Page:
Our favorite wedding trend that we’ve been willing into fruition? Eco-friendly weddings. We’re so thrilled it’s catching on.
We’ve covered so many ways you can be environmentally conscious while you plan your wedding – from venue choice, to rentals, to sourcing local foods & florals, to purchasing biodegradable products and hiring vendors who care about the planet. The fashion industry – wedding & bridal included – is its own dirty beast when it comes to carbon emissions and waste.
Luckily, we have friends like Marteal, designer of Loulette Bride, to spill the secrets on the fashion industry & help us all be more eco-friendly with our wedding wardrobe choices.
Often featured on Bridal Musings for her sustainable & inclusive bridal collections, incredible ethics & insight on fabric choices, Loulette Bride makes us feel good about the future of bridal.
Loulette Love Letter: The Dirty, Dirty Fashion Industry
There is no way around it: the fashion and mass-market bridal industries are dirty. Both physically and metaphorically, the fashion and mass-market bridal industries are full of dirty practices, dirty secrets, and dirty behavior. Let’s spill some tea!
The fast fashion industry is one of the most polluting industries in the world. Here are a few fun facts to remember the next time you check out David’s Bridal, H&M, Zara, Target, Walmart, Shein, Asos, Old Navy, Madewell, J.Crew, Gap, Levi’s, Uniqlo, Michael Kors, Victoria’s Secret, Etc.
- Fashion production makes up 10% of humanity’s carbon emissions.
- 85% of all textiles go to the dump each year. Synthetics fibers are petroleum-based and will take hundreds of years to biodegrade.
- Clothing manufacturers use toxic chemicals at several different stages, from coloring fabrics to finishing pieces.
- Washing synthetic fiber clothes releases 500,000 tons of microfibers into the ocean each year – the equivalent of 50 billion plastic bottles.
- Textile dyeing is the world’s second-largest polluter of water since the water leftover from the dyeing process is often dumped into ditches, streams, or rivers. Cotton farming has also created a water crisis in many regions.
- Sweatshops still exist. 75 million people are making the clothes we wear and 80% of them are young women, typically just 18 to 24 years old. Most of them earn under $ 3 a day, working on average 14 hours a day. Child labor is still common practice, and working conditions are often dangerous.
There are SO many tricks that the fashion industry has tried to pull on us. And a lot of them have unfortunately worked. But knowledge is power, so let’s get powerful, shall we !?
- “Designer Outlets” are anything but. We are made to believe that Designer Outlets are high-end designer items at a lower price, but 85 percent of the merchandise sold in outlet stores is manufactured exclusively for these stores. They are cheaper pieces at a cheaper price, just with a designer tag.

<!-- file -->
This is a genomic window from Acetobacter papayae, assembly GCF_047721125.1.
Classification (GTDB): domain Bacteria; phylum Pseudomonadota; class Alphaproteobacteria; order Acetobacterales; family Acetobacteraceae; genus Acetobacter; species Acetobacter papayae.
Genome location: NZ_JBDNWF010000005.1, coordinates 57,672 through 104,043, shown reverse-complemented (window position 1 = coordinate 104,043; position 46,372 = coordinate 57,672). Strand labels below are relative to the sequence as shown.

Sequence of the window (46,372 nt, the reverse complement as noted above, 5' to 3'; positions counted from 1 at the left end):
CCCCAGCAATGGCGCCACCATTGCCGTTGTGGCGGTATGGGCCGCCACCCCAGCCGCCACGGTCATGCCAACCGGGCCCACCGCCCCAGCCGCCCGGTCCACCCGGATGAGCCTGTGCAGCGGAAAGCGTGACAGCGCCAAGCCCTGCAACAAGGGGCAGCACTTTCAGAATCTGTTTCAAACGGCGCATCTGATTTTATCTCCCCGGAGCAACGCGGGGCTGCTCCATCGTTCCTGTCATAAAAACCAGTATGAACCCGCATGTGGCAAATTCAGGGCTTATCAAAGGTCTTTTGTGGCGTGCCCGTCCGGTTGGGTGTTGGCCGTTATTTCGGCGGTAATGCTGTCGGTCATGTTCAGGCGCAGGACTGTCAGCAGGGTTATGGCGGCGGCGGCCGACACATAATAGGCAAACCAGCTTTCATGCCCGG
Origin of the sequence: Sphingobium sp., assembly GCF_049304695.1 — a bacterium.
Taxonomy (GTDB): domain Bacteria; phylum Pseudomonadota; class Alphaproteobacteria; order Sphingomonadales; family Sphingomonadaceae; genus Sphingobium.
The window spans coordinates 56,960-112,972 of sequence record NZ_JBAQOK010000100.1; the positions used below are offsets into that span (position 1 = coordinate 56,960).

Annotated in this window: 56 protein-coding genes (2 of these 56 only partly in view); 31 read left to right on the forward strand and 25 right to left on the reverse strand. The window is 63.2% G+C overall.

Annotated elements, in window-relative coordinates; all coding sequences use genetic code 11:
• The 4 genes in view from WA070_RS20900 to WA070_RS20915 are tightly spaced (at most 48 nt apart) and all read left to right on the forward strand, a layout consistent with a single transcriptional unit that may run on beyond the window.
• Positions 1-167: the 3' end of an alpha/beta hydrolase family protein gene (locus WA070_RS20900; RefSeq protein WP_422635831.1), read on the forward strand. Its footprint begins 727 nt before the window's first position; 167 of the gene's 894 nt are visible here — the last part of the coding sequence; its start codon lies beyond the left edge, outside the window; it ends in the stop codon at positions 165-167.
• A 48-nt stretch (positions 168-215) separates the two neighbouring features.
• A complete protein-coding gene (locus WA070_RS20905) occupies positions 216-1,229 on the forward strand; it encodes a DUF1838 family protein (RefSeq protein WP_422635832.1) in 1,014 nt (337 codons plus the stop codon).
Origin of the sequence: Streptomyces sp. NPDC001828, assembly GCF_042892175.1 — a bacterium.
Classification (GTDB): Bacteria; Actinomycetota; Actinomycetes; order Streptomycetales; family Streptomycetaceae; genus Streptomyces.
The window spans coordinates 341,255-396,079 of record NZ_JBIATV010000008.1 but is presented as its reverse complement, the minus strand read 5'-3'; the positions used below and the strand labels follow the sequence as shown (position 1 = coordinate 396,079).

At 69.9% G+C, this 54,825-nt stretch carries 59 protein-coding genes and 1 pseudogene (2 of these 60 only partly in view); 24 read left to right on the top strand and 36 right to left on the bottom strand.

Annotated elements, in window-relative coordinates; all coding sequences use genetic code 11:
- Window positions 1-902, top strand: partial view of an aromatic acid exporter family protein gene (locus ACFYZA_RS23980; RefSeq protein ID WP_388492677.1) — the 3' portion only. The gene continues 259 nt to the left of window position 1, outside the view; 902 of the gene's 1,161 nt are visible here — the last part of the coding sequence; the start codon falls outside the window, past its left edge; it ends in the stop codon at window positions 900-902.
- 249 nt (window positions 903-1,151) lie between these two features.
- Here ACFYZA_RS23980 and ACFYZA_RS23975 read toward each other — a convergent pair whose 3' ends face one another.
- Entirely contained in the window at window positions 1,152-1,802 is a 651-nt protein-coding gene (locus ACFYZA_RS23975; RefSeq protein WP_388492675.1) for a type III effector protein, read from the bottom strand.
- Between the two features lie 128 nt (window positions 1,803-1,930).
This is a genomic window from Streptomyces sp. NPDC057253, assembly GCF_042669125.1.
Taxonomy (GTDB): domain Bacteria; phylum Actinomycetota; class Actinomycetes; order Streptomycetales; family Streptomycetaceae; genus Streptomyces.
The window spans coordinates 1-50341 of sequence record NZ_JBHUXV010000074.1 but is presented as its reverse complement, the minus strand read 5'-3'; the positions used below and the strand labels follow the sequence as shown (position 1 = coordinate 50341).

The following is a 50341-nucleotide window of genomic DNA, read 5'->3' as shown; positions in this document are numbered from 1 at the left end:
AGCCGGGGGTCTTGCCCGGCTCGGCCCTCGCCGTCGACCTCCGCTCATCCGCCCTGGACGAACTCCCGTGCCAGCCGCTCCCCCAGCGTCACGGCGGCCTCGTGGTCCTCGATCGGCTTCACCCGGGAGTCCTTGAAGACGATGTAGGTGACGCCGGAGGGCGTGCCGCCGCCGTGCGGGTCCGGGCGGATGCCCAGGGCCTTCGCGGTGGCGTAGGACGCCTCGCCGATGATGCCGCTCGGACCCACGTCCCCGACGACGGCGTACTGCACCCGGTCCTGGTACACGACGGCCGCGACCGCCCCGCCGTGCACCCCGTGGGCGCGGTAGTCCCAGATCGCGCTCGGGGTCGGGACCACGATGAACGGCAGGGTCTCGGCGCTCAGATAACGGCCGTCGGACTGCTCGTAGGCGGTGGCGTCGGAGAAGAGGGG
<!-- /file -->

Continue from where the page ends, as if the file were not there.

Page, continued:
- Vanity Sizing: In true patriarchal form, fast fashion execs have manipulated women’s insecurities in the form of vanity sizing, a practice in which the sizes are scaled so the consumer feels better when it fits into a smaller size item. (This is also why you may be a larger number size in bridal because we aren’t trying to trick you!)
- Greenwashing: As sustainability becomes trendy, fast fashion has wasted no time jumping the bandwagon, while not actually doing anything to BE sustainable.
- Trademarks don’t exist in fashion, which means it is basically the wild west of knock-offs and designers can’t do anything about it.
The fashion industry has long been an unsafe place for women, making models and talent particularly vulnerable. From sexual abuse, mistreatment, abuse of power, manipulation of jobs, underpaying, the list goes on and on.
In my own time in the fashion industry, I had my work stolen by JLM Couture. One company stopped paying everyone completely and canceled our health insurance without telling us. One company would work with a sample room, not pay them, and then work with a different sample room next time. Oh, and obviously no one so much as recycled cardboard boxes. It all sucked so much.
What you can do?
1. Research, research, research, and share your knowledge!
As consumers, we have to support brands that manufacture sustainably, have fair labor practices, are transparent about where and how their clothes are made, and use organic, recycled, or sustainable materials!
2. Quality, not quantity!
Buy less overall, and buy better pieces. Loved clothing lasts.
3. Wash Less Frequently, and Hang Dry
This means fewer fibers leaching into the water and using less energy to dry.
4. Vintage, vintage, vintage!
Secondhand and vintage are just cooler in every way. Trust me.
Ok, that’s it for your lesson today, fellow eco-friendly friends! Want more wedding dress shopping tips? Sign up for weekly Loulette Love Letters!